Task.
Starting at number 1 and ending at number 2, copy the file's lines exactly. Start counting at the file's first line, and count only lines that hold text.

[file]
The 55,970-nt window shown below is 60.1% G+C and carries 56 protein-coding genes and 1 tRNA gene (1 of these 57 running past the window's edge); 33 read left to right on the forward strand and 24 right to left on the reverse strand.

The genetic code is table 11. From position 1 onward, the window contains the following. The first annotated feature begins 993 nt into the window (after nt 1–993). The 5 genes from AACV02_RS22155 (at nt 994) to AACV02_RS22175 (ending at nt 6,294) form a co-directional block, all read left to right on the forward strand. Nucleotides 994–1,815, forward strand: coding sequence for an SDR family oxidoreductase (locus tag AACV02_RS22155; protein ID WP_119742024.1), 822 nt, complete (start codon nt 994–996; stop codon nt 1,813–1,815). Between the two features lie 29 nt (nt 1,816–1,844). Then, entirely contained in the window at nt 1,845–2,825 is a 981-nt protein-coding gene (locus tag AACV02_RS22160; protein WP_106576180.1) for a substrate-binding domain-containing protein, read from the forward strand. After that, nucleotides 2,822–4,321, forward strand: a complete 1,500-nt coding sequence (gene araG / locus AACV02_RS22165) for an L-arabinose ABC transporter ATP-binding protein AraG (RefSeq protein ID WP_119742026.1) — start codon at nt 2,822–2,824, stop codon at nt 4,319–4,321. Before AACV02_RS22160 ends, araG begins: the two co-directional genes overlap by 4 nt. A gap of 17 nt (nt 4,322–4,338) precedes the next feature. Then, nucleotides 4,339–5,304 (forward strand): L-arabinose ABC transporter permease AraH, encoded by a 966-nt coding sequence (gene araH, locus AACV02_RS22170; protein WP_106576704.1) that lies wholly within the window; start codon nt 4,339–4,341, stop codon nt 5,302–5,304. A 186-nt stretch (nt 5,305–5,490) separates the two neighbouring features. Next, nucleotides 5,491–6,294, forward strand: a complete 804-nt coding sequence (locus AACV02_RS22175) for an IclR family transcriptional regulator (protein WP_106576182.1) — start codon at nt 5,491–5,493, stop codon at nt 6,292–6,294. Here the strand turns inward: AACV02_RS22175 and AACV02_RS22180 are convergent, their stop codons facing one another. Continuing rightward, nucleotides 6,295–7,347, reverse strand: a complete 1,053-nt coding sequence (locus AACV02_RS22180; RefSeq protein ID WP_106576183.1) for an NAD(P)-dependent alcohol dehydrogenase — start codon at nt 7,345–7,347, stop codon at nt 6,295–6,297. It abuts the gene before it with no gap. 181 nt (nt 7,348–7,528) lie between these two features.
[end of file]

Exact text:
The 55,970-nt window shown below is 60.1% G+C and carries 56 protein-coding genes and 1 tRNA gene (1 of these 57 running past the window's edge); 33 read left to right on the forward strand and 24 right to left on the reverse strand.

The genetic code is table 11. From position 1 onward, the window contains the following. The first annotated feature begins 993 nt into the window (after nt 1–993). The 5 genes from AACV02_RS22155 (at nt 994) to AACV02_RS22175 (ending at nt 6,294) form a co-directional block, all read left to right on the forward strand. Nucleotides 994–1,815, forward strand: coding sequence for an SDR family oxidoreductase (locus tag AACV02_RS22155; protein ID WP_119742024.1), 822 nt, complete (start codon nt 994–996; stop codon nt 1,813–1,815). Between the two features lie 29 nt (nt 1,816–1,844). Then, entirely contained in the window at nt 1,845–2,825 is a 981-nt protein-coding gene (locus tag AACV02_RS22160; protein WP_106576180.1) for a substrate-binding domain-containing protein, read from the forward strand. After that, nucleotides 2,822–4,321, forward strand: a complete 1,500-nt coding sequence (gene araG / locus AACV02_RS22165) for an L-arabinose ABC transporter ATP-binding protein AraG (RefSeq protein ID WP_119742026.1) — start codon at nt 2,822–2,824, stop codon at nt 4,319–4,321. Before AACV02_RS22160 ends, araG begins: the two co-directional genes overlap by 4 nt. A gap of 17 nt (nt 4,322–4,338) precedes the next feature. Then, nucleotides 4,339–5,304 (forward strand): L-arabinose ABC transporter permease AraH, encoded by a 966-nt coding sequence (gene araH, locus AACV02_RS22170; protein WP_106576704.1) that lies wholly within the window; start codon nt 4,339–4,341, stop codon nt 5,302–5,304. A 186-nt stretch (nt 5,305–5,490) separates the two neighbouring features. Next, nucleotides 5,491–6,294, forward strand: a complete 804-nt coding sequence (locus AACV02_RS22175) for an IclR family transcriptional regulator (protein WP_106576182.1) — start codon at nt 5,491–5,493, stop codon at nt 6,292–6,294. Here the strand turns inward: AACV02_RS22175 and AACV02_RS22180 are convergent, their stop codons facing one another. Continuing rightward, nucleotides 6,295–7,347, reverse strand: a complete 1,053-nt coding sequence (locus AACV02_RS22180; RefSeq protein ID WP_106576183.1) for an NAD(P)-dependent alcohol dehydrogenase — start codon at nt 7,345–7,347, stop codon at nt 6,295–6,297. It abuts the gene before it with no gap. 181 nt (nt 7,348–7,528) lie between these two features.